What to Phish in a Subject?
Phishing emails have come to stay. They have evolved and adapted to become more sophisticated and targeted so to appear more realistic and, therefore, more effective. But why does a user decide to open such emails? This paper focuses on the content of subject lines from phishing emails, a main piece which can trigger the user into deciding whether to (potentially) become a victim. The authors analyzed 788 subject lines from phishing emails collected over a one year period and found that the most common subject lines pretend to come from government or well known organizations and mostly integrate the authority and distraction principles of persuasion. The majority of subject lines include targeted keywords/expressions that provide the recipient with a feeling of social presence that heightens the realization that a message comes from a trustworthy person. This study shows that a small sentence can go a long way. An email subject line can include a high persuasive power to more successfully grab users’ attention and increase the likelihood of that email being opened and responded to.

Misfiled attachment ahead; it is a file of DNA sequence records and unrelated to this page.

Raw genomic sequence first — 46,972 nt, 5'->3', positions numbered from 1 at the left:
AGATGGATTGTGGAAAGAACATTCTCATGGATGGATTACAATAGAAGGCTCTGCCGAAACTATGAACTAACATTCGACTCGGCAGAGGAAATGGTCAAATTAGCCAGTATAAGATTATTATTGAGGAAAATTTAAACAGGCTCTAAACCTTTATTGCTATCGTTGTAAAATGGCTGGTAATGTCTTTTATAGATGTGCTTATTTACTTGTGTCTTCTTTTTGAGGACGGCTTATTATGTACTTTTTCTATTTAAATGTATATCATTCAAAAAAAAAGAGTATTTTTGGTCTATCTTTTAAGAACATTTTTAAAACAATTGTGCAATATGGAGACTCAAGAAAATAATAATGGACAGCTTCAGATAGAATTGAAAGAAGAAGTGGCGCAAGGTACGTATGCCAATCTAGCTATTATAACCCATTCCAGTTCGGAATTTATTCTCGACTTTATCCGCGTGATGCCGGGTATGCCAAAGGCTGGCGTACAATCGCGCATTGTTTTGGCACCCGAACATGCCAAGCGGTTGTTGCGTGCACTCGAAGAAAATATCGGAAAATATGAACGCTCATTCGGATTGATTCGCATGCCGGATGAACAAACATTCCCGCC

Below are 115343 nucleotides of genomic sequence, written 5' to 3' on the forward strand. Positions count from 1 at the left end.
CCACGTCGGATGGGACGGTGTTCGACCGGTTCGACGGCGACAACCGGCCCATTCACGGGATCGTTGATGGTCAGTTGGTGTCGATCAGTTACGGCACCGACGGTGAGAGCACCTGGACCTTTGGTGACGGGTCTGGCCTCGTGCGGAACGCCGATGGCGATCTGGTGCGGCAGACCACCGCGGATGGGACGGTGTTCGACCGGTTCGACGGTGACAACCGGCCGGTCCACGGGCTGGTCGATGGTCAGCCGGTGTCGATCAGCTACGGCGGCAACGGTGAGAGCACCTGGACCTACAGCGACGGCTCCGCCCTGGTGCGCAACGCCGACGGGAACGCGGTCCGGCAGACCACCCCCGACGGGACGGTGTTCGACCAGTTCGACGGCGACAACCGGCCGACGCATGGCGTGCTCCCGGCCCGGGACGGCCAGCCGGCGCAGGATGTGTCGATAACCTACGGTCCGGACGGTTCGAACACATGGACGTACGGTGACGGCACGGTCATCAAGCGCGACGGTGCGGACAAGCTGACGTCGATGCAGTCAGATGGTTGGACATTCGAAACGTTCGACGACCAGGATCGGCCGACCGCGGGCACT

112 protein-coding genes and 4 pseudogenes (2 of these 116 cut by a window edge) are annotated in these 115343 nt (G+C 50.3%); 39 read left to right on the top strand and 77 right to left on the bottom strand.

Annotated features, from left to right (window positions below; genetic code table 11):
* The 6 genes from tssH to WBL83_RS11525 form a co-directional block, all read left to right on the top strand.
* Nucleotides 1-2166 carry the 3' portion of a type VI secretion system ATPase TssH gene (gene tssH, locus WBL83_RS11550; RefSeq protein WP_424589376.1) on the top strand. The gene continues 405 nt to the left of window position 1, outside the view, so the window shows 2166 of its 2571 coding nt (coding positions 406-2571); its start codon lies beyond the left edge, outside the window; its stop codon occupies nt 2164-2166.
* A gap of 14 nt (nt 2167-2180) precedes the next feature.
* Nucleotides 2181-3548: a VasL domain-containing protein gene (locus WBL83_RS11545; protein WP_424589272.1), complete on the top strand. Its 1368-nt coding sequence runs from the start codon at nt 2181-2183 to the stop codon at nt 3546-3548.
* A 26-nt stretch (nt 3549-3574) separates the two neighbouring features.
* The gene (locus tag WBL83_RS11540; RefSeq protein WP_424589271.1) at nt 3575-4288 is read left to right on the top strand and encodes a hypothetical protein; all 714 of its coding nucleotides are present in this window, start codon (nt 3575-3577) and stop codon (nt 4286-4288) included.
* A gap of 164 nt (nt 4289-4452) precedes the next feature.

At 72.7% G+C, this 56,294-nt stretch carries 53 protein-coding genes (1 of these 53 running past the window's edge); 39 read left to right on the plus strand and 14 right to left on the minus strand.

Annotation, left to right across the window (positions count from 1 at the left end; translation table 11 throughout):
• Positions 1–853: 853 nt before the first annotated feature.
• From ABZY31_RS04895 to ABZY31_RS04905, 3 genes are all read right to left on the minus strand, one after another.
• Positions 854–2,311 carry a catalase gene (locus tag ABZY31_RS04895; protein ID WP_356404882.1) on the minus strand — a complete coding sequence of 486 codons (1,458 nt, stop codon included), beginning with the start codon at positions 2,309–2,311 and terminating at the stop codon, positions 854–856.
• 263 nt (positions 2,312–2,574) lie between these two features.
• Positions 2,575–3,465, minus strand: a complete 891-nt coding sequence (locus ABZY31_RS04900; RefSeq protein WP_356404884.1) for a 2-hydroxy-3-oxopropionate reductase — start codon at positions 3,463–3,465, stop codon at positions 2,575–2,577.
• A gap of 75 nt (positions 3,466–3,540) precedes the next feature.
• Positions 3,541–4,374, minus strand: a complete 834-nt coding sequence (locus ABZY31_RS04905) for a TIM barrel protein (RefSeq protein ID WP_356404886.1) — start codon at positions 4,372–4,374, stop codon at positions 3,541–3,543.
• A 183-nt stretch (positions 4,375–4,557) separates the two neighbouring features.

The authors would like to thank Professor Richard Clayton for kindly supplying the sample used in this study.
This work was supported by the project “NORTE-01-0145-FEDER-000016” (NanoSTIMA) that is financed by the North Portugal Regional Operational Programme (NORTE 2020), under the PORTUGAL 2020 Partnership Agreement, and through the European Regional Development Fund (ERDF).
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